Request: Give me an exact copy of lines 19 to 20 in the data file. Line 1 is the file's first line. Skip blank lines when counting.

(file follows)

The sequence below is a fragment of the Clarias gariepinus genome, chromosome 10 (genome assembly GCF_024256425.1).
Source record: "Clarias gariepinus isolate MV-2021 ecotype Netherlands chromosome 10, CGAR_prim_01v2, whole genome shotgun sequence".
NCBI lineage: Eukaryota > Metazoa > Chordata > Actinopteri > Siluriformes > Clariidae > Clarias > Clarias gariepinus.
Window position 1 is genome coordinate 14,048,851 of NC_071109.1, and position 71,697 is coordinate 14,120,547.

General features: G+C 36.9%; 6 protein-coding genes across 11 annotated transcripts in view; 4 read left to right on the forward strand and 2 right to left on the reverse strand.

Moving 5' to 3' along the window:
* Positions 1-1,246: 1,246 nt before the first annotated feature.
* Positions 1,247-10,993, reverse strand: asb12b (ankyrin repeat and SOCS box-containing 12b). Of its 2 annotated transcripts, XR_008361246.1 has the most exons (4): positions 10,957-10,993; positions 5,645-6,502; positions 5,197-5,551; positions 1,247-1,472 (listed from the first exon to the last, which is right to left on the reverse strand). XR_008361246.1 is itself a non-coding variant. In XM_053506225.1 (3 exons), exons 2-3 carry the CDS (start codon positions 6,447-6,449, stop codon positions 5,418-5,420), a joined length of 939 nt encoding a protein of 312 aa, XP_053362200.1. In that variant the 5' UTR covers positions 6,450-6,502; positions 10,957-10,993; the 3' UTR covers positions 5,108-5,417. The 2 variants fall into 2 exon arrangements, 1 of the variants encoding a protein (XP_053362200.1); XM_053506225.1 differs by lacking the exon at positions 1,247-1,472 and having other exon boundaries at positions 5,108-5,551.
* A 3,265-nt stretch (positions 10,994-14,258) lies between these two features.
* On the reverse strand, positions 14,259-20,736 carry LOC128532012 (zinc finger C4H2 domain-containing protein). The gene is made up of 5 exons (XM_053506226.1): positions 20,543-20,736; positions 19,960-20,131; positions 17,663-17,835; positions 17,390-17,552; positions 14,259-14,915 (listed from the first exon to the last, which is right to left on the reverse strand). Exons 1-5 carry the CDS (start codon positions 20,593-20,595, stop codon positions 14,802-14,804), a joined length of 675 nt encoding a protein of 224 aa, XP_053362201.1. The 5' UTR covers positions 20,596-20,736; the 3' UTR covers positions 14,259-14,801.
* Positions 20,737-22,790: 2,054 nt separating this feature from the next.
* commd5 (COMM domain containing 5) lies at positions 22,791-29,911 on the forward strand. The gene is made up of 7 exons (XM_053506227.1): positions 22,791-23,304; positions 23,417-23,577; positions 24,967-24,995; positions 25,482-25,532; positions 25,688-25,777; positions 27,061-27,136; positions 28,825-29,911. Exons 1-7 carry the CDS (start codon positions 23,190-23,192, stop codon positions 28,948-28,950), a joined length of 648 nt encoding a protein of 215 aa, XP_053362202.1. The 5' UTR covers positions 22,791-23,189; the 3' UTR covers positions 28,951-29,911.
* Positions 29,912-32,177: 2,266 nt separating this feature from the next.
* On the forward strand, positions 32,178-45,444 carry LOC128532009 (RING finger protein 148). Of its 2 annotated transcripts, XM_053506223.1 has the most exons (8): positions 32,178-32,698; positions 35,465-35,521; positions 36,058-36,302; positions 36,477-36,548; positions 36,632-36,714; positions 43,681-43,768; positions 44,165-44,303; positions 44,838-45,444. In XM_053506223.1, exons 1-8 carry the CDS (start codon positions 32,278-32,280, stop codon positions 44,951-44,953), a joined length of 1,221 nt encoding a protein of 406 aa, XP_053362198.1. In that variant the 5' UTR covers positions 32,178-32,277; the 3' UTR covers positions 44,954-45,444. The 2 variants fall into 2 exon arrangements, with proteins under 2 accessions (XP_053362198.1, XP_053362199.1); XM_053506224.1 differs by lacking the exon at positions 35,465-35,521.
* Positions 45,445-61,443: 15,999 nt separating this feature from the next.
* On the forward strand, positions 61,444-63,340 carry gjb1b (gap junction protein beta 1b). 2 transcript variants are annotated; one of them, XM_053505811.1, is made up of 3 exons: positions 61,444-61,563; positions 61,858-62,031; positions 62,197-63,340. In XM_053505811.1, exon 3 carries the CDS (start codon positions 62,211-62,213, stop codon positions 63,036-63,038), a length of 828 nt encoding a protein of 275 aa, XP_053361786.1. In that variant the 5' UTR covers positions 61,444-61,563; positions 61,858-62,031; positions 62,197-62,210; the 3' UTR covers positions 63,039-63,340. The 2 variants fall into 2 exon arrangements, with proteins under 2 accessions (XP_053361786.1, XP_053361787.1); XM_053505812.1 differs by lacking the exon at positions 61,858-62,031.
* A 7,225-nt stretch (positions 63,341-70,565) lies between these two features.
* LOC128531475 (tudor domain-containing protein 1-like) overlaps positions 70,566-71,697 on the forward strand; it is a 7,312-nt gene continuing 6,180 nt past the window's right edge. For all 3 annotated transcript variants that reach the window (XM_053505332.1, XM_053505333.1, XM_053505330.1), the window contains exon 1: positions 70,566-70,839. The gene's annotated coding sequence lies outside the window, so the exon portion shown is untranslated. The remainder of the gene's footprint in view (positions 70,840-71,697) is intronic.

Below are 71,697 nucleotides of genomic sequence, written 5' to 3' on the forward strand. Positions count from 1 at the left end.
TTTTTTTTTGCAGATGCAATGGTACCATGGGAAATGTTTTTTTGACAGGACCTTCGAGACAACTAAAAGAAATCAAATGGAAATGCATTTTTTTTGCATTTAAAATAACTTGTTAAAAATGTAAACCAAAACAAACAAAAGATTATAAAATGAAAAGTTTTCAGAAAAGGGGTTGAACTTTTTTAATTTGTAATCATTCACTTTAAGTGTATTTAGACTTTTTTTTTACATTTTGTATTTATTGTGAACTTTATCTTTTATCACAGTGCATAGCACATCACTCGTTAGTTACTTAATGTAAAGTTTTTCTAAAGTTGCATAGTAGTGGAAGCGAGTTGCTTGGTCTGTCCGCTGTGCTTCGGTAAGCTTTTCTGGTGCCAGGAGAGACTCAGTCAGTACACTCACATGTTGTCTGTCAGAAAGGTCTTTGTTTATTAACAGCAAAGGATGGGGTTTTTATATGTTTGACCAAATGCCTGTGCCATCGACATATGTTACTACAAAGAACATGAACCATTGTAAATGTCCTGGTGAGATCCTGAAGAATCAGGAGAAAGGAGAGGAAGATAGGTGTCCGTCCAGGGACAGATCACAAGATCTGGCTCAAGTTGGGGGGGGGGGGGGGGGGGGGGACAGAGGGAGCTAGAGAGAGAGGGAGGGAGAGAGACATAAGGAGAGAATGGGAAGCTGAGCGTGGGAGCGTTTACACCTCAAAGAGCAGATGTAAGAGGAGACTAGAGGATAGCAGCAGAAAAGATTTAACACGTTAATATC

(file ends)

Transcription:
Below are 71,697 nucleotides of genomic sequence, written 5' to 3' on the forward strand. Positions count from 1 at the left end.
TTTTTTTTTGCAGATGCAATGGTACCATGGGAAATGTTTTTTTGACAGGACCTTCGAGACAACTAAAAGAAATCAAATGGAAATGCATTTTTTTTGCATTTAAAATAACTTGTTAAAAATGTAAACCAAAACAAACAAAAGATTATAAAATGAAAAGTTTTCAGAAAAGGGGTTGAACTTTTTTAATTTGTAATCATTCACTTTAAGTGTATTTAGACTTTTTTTTTACATTTTGTATTTATTGTGAACTTTATCTTTTATCACAGTGCATAGCACATCACTCGTTAGTTACTTAATGTAAAGTTTTTCTAAAGTTGCATAGTAGTGGAAGCGAGTTGCTTGGTCTGTCCGCTGTGCTTCGGTAAGCTTTTCTGGTGCCAGGAGAGACTCAGTCAGTACACTCACATGTTGTCTGTCAGAAAGGTCTTTGTTTATTAACAGCAAAGGATGGGGTTTTTATATGTTTGACCAAATGCCTGTGCCATCGACATATGTTACTACAAAGAACATGAACCATTGTAAATGTCCTGGTGAGATCCTGAAGAATCAGGAGAAAGGAGAGGAAGATAGGTGTCCGTCCAGGGACAGATCACAAGATCTGGCTCAAGTTGGGGGGGGGGGGGGGGGGGGGGACAGAGGGAGCTAGAGAGAGAGGGAGGGAGAGAGACATAAGGAGAGAATGGGAAGCTGAGCGTGGGAGCGTTTACACCTCAAAGAGCAGATGTAAGAGGAGACTAGAGGATAGCAGCAGAAAAGATTTAACACGTTAATATC